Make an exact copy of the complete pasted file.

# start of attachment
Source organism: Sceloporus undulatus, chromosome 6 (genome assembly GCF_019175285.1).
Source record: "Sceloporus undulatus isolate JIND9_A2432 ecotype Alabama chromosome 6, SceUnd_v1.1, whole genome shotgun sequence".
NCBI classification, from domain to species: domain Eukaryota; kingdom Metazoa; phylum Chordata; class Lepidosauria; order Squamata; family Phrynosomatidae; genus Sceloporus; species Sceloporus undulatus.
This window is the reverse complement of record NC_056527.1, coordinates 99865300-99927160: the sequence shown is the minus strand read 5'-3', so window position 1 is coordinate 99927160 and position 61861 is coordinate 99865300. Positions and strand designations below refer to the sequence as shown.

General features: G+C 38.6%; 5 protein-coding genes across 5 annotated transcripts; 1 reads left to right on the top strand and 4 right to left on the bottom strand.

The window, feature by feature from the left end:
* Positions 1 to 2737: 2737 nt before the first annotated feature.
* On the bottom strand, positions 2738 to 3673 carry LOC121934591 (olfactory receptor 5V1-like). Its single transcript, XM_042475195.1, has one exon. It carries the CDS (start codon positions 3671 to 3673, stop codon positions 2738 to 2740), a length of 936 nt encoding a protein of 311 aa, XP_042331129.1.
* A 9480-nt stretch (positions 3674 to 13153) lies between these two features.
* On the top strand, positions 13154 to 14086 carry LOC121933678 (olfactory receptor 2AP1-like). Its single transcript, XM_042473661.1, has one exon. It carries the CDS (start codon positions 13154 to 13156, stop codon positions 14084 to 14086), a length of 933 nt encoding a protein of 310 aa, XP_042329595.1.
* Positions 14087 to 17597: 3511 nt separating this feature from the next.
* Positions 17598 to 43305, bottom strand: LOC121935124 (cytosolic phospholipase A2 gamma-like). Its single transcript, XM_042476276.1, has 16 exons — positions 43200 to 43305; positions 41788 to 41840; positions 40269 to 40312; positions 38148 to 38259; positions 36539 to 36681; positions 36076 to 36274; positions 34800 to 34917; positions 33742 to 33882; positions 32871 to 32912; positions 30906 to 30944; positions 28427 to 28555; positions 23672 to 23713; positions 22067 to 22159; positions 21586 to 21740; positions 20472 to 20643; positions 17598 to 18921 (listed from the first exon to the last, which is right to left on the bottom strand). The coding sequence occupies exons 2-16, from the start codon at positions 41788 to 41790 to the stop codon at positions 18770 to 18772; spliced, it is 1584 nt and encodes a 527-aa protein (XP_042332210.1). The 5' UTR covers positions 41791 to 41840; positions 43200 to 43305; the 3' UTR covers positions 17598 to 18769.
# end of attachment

Source organism: Sceloporus undulatus, chromosome 6 (genome assembly GCF_019175285.1).
Source record: "Sceloporus undulatus isolate JIND9_A2432 ecotype Alabama chromosome 6, SceUnd_v1.1, whole genome shotgun sequence".
NCBI classification, from domain to species: domain Eukaryota; kingdom Metazoa; phylum Chordata; class Lepidosauria; order Squamata; family Phrynosomatidae; genus Sceloporus; species Sceloporus undulatus.
This window is the reverse complement of record NC_056527.1, coordinates 99865300-99927160: the sequence shown is the minus strand read 5'-3', so window position 1 is coordinate 99927160 and position 61861 is coordinate 99865300. Positions and strand designations below refer to the sequence as shown.

General features: G+C 38.6%; 5 protein-coding genes across 5 annotated transcripts; 1 reads left to right on the top strand and 4 right to left on the bottom strand.

The window, feature by feature from the left end:
* Positions 1 to 2737: 2737 nt before the first annotated feature.
* On the bottom strand, positions 2738 to 3673 carry LOC121934591 (olfactory receptor 5V1-like). Its single transcript, XM_042475195.1, has one exon. It carries the CDS (start codon positions 3671 to 3673, stop codon positions 2738 to 2740), a length of 936 nt encoding a protein of 311 aa, XP_042331129.1.
* A 9480-nt stretch (positions 3674 to 13153) lies between these two features.
* On the top strand, positions 13154 to 14086 carry LOC121933678 (olfactory receptor 2AP1-like). Its single transcript, XM_042473661.1, has one exon. It carries the CDS (start codon positions 13154 to 13156, stop codon positions 14084 to 14086), a length of 933 nt encoding a protein of 310 aa, XP_042329595.1.
* Positions 14087 to 17597: 3511 nt separating this feature from the next.
* Positions 17598 to 43305, bottom strand: LOC121935124 (cytosolic phospholipase A2 gamma-like). Its single transcript, XM_042476276.1, has 16 exons — positions 43200 to 43305; positions 41788 to 41840; positions 40269 to 40312; positions 38148 to 38259; positions 36539 to 36681; positions 36076 to 36274; positions 34800 to 34917; positions 33742 to 33882; positions 32871 to 32912; positions 30906 to 30944; positions 28427 to 28555; positions 23672 to 23713; positions 22067 to 22159; positions 21586 to 21740; positions 20472 to 20643; positions 17598 to 18921 (listed from the first exon to the last, which is right to left on the bottom strand). The coding sequence occupies exons 2-16, from the start codon at positions 41788 to 41790 to the stop codon at positions 18770 to 18772; spliced, it is 1584 nt and encodes a 527-aa protein (XP_042332210.1). The 5' UTR covers positions 41791 to 41840; positions 43200 to 43305; the 3' UTR covers positions 17598 to 18769.